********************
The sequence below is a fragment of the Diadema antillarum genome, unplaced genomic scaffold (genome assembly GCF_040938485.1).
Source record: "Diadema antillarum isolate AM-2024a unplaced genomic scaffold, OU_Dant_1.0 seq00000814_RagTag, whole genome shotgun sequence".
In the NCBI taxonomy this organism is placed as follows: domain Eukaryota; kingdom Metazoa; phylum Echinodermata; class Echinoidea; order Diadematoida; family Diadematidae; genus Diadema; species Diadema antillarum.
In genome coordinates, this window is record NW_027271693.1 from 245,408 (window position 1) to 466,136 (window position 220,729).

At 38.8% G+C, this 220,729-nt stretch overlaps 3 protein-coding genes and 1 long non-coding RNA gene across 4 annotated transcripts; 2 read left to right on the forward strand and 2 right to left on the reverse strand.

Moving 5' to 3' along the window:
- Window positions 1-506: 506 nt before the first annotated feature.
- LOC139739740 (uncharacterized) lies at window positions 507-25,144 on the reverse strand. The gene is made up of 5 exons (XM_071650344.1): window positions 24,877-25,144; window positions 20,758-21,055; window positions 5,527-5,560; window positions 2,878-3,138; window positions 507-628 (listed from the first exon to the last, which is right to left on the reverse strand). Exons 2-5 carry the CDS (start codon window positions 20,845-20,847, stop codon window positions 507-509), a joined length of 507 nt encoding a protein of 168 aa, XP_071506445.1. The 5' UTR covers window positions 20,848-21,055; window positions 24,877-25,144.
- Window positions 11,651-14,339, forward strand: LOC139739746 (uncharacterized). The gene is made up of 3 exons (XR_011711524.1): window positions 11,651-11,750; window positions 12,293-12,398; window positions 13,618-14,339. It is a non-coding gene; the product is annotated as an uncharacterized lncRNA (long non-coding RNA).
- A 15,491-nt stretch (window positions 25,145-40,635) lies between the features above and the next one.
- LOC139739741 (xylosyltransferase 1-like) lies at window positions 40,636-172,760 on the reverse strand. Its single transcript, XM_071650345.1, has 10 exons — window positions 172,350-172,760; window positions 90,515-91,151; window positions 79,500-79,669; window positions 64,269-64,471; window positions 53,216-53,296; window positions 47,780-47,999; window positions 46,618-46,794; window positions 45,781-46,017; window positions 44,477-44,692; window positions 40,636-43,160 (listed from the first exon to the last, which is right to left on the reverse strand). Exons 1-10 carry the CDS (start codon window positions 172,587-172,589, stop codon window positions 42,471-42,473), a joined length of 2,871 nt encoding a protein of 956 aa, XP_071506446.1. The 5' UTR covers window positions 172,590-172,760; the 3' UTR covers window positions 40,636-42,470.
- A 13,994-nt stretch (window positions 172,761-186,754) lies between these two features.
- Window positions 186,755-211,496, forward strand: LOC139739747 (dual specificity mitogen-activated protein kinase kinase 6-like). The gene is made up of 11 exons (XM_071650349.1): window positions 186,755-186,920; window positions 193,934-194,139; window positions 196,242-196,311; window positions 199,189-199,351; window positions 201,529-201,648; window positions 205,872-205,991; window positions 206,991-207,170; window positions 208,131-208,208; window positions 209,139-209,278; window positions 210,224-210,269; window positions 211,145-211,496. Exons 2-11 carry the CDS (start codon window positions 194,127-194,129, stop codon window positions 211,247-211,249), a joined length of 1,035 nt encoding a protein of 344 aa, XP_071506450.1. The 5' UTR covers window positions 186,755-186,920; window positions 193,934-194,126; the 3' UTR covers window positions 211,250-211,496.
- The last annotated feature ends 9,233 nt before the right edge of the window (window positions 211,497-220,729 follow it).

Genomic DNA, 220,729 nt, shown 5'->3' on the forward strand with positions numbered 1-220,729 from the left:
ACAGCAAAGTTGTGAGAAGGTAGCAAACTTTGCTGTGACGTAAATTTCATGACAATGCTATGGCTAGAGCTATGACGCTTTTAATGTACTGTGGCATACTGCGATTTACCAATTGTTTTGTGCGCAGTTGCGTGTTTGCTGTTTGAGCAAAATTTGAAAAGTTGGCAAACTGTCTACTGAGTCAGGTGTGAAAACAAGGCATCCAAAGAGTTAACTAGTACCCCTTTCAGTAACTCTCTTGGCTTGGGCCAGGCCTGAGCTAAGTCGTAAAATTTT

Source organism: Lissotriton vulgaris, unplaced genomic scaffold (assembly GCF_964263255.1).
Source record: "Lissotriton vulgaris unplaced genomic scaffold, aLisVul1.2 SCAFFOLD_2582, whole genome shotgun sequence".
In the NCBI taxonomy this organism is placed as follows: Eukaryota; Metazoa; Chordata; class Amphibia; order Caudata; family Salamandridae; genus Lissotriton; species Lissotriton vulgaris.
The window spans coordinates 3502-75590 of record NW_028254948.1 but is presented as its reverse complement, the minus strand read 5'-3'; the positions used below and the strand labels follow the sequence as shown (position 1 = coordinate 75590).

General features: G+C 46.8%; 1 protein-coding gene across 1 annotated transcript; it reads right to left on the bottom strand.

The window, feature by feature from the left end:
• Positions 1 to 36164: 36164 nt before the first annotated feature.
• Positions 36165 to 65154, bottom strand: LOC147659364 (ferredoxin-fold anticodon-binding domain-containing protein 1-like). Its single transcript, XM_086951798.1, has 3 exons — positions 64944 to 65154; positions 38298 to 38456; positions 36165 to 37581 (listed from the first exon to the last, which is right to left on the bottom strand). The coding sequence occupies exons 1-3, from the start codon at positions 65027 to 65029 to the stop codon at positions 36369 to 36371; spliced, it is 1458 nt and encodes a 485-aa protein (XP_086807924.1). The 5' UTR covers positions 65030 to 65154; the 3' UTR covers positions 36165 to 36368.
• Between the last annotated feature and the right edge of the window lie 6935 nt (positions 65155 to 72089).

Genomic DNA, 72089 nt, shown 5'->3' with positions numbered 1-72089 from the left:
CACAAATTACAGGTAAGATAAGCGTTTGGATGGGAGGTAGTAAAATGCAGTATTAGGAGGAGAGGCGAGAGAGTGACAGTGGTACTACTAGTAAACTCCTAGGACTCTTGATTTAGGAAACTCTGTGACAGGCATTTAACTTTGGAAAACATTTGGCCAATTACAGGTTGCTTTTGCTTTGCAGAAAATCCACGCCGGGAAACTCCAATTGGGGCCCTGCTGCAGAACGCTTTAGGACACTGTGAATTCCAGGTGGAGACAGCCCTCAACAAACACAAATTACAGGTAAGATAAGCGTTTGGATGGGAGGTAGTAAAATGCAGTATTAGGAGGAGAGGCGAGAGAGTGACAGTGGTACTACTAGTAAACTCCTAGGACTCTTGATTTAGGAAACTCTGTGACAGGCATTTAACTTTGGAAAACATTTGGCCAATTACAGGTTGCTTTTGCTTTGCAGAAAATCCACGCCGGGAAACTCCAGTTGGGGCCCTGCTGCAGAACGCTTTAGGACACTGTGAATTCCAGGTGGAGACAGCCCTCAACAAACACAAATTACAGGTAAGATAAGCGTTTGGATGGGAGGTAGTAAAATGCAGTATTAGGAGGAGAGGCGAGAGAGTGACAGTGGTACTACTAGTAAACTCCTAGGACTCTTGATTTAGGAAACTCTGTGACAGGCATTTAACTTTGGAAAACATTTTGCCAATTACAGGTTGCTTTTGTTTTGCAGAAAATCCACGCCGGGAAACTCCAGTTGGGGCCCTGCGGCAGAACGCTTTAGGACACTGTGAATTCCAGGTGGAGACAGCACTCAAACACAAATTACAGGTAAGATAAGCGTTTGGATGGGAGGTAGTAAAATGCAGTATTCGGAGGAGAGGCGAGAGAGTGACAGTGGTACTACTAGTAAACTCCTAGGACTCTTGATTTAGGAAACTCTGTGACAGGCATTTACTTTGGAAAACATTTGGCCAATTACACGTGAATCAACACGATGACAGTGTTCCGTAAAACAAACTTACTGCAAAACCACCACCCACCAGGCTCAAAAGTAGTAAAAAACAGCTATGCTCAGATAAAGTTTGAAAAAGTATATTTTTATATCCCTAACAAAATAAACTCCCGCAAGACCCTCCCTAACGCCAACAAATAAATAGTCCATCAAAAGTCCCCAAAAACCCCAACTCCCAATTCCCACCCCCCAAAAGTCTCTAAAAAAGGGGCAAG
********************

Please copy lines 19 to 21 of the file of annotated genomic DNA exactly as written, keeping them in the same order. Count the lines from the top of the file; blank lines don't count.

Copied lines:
In the NCBI taxonomy this organism is placed as follows: Eukaryota; Metazoa; Chordata; class Amphibia; order Caudata; family Salamandridae; genus Lissotriton; species Lissotriton vulgaris.
The window spans coordinates 3502-75590 of record NW_028254948.1 but is presented as its reverse complement, the minus strand read 5'-3'; the positions used below and the strand labels follow the sequence as shown (position 1 = coordinate 75590).

General features: G+C 46.8%; 1 protein-coding gene across 1 annotated transcript; it reads right to left on the bottom strand.